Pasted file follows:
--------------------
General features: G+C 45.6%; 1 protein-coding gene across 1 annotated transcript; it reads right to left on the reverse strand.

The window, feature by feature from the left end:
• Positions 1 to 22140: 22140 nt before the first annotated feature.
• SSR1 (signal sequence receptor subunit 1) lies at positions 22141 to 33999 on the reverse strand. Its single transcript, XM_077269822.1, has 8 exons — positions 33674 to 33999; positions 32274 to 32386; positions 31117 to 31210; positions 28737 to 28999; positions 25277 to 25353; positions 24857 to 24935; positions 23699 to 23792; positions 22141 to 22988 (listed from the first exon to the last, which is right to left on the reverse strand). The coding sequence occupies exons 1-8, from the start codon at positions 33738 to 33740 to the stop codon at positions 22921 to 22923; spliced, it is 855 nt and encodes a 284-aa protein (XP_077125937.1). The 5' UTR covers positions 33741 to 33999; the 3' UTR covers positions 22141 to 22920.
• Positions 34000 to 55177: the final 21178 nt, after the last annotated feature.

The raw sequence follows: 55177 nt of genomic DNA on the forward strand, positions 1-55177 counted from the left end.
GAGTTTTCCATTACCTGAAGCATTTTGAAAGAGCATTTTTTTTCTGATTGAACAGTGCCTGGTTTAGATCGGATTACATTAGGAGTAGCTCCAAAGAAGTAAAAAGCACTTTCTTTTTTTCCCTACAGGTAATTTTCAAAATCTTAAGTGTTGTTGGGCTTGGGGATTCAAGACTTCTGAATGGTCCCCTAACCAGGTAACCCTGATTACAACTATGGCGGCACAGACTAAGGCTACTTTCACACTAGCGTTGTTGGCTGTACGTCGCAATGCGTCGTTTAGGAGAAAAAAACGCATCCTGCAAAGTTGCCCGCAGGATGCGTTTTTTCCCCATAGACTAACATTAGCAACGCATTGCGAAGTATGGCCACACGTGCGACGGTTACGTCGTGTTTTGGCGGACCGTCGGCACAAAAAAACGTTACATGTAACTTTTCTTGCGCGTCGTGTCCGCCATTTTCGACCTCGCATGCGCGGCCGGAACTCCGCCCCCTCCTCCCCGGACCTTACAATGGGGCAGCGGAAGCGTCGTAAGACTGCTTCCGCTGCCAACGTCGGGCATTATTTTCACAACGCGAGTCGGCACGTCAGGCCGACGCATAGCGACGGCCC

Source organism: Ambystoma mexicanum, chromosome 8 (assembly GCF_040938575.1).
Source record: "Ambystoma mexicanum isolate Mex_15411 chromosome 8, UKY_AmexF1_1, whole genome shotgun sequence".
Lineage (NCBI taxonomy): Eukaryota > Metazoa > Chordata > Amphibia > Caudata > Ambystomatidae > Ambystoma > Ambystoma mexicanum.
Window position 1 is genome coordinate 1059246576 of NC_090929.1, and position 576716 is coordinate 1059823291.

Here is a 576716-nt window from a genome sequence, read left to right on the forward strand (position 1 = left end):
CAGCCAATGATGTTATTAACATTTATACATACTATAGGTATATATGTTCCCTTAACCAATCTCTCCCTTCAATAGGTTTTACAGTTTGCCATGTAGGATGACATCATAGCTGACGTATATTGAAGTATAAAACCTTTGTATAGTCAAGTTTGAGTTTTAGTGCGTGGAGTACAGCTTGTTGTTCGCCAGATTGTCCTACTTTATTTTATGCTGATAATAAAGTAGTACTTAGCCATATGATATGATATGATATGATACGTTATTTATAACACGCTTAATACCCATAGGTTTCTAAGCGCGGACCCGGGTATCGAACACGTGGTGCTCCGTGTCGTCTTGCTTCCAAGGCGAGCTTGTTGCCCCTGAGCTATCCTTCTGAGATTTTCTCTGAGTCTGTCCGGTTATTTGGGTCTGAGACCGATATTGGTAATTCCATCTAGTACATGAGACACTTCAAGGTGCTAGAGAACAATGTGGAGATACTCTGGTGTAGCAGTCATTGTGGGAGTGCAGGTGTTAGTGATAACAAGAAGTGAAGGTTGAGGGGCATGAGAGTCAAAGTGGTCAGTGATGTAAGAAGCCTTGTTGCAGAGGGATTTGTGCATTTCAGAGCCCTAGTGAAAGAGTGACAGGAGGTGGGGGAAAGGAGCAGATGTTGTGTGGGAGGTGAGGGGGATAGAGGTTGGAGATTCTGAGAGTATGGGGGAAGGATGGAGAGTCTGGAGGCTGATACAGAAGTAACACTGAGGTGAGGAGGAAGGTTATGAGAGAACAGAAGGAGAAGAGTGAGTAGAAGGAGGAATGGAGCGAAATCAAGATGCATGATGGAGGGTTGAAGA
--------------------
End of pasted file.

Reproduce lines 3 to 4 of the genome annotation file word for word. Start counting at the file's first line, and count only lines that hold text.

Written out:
• Positions 1 to 22140: 22140 nt before the first annotated feature.
• SSR1 (signal sequence receptor subunit 1) lies at positions 22141 to 33999 on the reverse strand. Its single transcript, XM_077269822.1, has 8 exons — positions 33674 to 33999; positions 32274 to 32386; positions 31117 to 31210; positions 28737 to 28999; positions 25277 to 25353; positions 24857 to 24935; positions 23699 to 23792; positions 22141 to 22988 (listed from the first exon to the last, which is right to left on the reverse strand). The coding sequence occupies exons 1-8, from the start codon at positions 33738 to 33740 to the stop codon at positions 22921 to 22923; spliced, it is 855 nt and encodes a 284-aa protein (XP_077125937.1). The 5' UTR covers positions 33741 to 33999; the 3' UTR covers positions 22141 to 22920.